I've decided that today isn't really a setback. I WANT to have reactions so I can find out what's causing them. Of course, what if my RA isn't affected by food at all and today is just a coincidence -- caused by something else, but just happened to come the day after I ate new foods? Still, I think there is something to the food aspect, because yesterday I was better than I've been in a long time. Anyway -- I'm sticking to rice and prunes for the time being.
I have a favor to ask. Most of you have read this already, so it's a BIG favor. I've been working hard on Caroline Online and would appreciate it if I had other sets of eyes looking at it. If I post a chapter at a time, would you all read it over and see if there are any problems, inconsistencies, suggestions to make it better?
The biggest thing is that I changed some names (and in the case of Caroline's younger sibling, I changed his gender). Caroline's older brother was Ben and I changed his name to Kael. Word has this "Replace" function, so I replaced all the Bens with Kaels. The only problem with that is that the word "bench" becomes "Kaelch" and "beneath" is now "Kaeleath." I think I've caught all of them, of course, but having someone else look at it will be helpful. I also made her little sister a little brother, and that involves changing she's to he's and her/his "princess costume" to a "Woody costume."
I changed a couple more names, too, so if you notice any inconsistencies, I would appreciate you pointing them out. Anything at all. If you read something and it doesn't make sense, I'd appreciate knowing. I am NOT very sensitive about this -- mostly because I actually think it's kind of good, but I know it could be better. So let me have it!!!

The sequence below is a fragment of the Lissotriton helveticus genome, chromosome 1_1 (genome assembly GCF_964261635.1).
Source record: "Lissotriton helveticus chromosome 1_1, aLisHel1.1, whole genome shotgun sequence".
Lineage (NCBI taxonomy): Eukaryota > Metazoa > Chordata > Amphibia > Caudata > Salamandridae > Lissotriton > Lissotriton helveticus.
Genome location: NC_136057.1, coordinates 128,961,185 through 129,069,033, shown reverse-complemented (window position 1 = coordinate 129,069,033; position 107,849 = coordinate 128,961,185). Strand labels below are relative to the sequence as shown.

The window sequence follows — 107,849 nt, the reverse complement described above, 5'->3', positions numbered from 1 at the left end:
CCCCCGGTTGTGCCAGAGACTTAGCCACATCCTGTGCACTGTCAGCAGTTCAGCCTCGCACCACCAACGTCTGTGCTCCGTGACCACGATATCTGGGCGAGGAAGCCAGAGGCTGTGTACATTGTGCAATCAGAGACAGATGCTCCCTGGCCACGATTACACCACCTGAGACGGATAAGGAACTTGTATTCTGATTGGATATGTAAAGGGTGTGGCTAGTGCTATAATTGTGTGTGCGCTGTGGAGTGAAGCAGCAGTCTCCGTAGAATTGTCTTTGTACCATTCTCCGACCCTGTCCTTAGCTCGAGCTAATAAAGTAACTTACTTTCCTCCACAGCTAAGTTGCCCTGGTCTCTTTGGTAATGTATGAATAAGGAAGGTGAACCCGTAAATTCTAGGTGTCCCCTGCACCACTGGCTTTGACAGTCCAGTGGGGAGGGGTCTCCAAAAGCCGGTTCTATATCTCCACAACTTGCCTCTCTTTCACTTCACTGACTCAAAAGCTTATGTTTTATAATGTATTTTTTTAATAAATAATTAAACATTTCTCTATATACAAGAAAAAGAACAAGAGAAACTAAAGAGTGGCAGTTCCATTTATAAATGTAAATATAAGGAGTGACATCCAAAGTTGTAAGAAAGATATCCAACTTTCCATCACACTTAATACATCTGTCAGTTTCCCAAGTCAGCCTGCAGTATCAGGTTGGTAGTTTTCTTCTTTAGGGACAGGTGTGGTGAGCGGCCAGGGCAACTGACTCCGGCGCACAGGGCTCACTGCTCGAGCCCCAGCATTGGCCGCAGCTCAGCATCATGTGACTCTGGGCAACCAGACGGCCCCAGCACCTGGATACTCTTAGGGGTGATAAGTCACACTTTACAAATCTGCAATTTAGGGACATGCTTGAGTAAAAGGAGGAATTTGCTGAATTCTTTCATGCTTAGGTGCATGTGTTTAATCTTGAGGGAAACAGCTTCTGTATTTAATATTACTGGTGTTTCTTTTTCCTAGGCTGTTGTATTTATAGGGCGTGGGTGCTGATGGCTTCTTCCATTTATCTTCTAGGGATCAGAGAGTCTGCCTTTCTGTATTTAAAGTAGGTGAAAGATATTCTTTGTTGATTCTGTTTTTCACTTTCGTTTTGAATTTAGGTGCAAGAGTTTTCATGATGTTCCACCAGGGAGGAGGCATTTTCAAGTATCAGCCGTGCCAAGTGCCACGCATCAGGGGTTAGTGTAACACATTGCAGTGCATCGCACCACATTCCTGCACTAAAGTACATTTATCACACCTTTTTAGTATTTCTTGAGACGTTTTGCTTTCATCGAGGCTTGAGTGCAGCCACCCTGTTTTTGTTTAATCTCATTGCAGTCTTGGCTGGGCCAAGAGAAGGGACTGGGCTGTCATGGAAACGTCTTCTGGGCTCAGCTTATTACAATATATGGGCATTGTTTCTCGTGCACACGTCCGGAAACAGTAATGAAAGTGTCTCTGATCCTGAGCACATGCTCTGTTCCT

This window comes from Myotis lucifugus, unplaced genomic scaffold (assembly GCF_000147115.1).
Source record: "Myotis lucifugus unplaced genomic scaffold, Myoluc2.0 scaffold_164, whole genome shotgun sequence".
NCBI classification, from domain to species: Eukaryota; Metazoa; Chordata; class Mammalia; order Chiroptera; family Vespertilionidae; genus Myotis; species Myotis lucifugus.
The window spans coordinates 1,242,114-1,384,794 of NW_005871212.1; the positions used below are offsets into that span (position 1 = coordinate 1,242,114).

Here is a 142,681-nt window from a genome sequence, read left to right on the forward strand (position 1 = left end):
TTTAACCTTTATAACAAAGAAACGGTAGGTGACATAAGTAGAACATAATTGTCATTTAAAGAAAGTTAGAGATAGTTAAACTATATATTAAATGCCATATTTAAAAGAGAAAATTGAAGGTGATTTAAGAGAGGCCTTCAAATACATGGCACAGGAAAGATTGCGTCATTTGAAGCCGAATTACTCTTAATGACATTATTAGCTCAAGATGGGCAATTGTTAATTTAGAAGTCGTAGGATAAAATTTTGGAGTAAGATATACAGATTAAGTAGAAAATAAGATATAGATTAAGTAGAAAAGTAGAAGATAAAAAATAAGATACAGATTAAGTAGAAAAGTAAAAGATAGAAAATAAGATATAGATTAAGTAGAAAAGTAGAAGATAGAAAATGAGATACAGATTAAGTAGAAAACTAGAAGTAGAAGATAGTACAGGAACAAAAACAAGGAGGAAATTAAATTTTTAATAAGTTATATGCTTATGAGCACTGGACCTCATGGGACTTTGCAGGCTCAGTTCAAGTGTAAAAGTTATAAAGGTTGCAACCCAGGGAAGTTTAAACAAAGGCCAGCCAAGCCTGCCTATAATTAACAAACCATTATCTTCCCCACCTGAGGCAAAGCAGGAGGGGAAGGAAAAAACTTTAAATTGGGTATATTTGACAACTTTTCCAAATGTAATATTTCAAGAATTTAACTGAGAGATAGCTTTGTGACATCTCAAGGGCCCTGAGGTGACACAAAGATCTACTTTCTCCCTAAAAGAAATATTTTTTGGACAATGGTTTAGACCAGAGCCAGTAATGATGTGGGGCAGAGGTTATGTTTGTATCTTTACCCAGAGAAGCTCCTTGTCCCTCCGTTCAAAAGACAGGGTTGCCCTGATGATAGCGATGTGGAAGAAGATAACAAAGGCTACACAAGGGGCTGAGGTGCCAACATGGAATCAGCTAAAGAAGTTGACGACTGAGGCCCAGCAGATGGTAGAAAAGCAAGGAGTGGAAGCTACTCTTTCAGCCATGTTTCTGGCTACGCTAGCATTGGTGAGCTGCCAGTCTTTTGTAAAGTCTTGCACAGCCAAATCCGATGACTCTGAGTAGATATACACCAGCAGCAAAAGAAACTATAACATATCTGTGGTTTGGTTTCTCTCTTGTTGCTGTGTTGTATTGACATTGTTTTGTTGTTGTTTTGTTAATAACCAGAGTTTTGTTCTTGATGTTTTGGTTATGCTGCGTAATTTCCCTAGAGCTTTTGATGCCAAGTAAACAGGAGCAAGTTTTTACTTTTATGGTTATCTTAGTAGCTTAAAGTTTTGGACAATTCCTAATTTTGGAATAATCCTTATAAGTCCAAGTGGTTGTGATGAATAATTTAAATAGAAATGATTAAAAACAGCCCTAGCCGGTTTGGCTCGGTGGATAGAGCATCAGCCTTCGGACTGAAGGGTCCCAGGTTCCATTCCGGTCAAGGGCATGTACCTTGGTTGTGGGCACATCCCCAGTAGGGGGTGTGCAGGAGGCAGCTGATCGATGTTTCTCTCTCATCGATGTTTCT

With that said, here is chapter one:
“C’mon Caroline—cheer up! It’s the last day of school,” Rachel pleaded with her friend. But the last day of school was precisely the reason for Caroline’s grumpy mood. The girls were standing at the school bus stop, Caroline Brennan slouching against a tall palm tree and glaring at the world around her.
She knew she looked totally pathetic. Her normally wavy blonde hair was inexplicably straight this morning, as if the effort to bend even the slightest bit was too much for it. There were circles under her brown eyes and she knew her expression was one of despair. She was wearing an ill-fitting pair of jeans shorts and a muddy-colored t-shirt that didn’t do much for her on a good day. She reasoned that she could afford this look for about fifteen more minutes. She’d have to perk things up a bit before arriving at school or she’d run the risk of scaring everybody and having no one at all call her over the summer. Considering her gloomy mood, however, it was the perfect look for the bus stop.
“Rach, you have no idea how boring it is around here during the summer. You get to go away—you spend your summers surrounded by eight million of your closest relatives. I spend mine cleaning out kennels at the animal clinic, babysitting Donny, and watching Cartoon Network. By the end of June I’m practically looking forward to Mr. Katz’s math tests. Desolation. That’s my life during the summer. Desolation.”
Rachel and Hannah Delgado, twin sisters and Caroline’s best friends, lived two doors down from the Brennan house. During the school year the three girls were inseparable, but as soon as summer vacation began Rachel, Hannah, their little brother Rafael, and Mrs. Delgado, the Spanish teacher at the high school, headed to Miami to spend the summer with their Cuban relatives. It sounded like Paradise to Caroline, who had visions of guava pastries, salsa music, and pink and turquoise houses.